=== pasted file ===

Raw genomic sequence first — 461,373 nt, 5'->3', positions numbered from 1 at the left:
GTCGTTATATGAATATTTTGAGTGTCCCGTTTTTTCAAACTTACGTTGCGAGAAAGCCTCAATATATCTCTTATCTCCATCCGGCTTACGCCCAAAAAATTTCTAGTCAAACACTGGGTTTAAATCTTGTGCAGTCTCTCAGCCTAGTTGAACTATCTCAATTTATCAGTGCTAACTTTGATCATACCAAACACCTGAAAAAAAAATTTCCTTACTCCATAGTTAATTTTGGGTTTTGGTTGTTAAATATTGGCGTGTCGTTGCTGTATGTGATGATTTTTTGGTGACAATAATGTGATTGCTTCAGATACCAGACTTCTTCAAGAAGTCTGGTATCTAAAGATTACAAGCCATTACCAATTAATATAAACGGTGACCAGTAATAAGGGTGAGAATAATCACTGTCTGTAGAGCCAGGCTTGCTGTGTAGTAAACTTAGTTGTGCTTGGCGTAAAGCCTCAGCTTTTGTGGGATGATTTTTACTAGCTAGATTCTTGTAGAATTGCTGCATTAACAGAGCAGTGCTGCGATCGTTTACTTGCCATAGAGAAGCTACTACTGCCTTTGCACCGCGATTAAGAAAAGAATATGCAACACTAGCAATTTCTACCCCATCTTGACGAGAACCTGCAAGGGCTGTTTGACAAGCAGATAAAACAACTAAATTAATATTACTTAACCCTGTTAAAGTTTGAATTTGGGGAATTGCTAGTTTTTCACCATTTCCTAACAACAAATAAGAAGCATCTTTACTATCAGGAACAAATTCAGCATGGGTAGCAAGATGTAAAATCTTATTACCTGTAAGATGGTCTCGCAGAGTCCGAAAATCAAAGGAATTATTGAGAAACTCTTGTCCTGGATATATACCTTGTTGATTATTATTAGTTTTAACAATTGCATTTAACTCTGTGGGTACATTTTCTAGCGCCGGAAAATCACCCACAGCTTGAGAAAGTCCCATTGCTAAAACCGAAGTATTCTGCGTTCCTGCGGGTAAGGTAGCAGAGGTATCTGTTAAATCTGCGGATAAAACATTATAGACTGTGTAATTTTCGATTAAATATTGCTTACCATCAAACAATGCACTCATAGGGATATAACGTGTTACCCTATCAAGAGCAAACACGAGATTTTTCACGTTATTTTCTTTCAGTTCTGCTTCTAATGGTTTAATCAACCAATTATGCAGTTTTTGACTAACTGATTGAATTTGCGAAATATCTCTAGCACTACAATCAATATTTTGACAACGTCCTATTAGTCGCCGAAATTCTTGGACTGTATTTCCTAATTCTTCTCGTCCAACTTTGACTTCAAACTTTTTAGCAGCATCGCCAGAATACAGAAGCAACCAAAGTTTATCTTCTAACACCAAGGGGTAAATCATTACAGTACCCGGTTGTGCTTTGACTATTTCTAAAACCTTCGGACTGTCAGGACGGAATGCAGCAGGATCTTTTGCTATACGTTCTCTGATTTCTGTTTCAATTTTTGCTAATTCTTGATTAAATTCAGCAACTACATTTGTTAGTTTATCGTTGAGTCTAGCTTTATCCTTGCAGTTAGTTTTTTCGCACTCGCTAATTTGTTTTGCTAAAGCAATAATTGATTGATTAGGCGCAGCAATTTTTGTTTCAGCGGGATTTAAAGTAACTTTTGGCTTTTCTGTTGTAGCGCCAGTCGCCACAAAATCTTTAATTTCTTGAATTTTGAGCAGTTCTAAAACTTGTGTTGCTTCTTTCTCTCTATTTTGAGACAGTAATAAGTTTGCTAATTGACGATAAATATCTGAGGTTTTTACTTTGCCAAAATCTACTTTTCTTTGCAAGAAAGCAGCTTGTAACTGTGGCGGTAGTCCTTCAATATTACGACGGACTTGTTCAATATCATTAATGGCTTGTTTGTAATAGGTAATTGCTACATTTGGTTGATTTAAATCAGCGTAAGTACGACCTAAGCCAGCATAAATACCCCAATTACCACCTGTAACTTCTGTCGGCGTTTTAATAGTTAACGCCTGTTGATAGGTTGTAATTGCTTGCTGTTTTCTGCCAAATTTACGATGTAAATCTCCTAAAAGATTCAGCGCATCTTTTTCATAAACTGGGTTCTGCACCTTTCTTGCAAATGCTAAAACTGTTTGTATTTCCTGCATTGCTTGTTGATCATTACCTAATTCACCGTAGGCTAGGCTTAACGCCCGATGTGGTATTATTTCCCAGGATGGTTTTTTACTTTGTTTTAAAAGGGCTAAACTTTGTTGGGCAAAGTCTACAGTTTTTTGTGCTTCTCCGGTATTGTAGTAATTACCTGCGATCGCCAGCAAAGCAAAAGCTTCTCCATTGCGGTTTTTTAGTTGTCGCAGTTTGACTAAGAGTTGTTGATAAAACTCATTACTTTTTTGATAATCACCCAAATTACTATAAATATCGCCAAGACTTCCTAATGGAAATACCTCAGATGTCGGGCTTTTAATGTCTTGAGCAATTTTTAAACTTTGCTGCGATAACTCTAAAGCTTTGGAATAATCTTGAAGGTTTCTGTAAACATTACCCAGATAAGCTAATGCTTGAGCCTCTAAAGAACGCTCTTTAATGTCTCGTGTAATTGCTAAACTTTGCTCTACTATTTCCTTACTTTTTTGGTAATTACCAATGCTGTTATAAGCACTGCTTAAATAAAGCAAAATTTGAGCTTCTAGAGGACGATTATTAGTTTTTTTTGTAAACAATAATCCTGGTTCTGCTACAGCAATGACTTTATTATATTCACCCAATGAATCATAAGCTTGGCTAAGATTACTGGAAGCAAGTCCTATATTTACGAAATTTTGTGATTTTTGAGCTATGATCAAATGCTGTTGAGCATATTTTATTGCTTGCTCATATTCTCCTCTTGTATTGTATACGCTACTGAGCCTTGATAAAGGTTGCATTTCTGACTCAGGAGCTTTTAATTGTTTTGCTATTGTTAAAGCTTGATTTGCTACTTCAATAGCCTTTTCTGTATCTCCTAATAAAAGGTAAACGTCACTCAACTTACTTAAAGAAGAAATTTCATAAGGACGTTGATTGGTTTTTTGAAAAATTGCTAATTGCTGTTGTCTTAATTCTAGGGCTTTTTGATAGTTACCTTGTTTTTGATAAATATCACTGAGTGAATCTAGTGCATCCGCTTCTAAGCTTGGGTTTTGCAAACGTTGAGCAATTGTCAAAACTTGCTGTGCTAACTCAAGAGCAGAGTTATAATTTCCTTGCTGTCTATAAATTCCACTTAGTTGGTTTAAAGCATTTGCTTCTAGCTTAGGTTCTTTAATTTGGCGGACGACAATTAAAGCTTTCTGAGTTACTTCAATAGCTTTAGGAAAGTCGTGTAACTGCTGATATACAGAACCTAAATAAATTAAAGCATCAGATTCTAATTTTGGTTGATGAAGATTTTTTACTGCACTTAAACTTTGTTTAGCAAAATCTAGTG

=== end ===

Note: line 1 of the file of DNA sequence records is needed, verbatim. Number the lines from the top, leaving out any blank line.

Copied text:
Raw genomic sequence first — 461,373 nt, 5'->3', positions numbered from 1 at the left: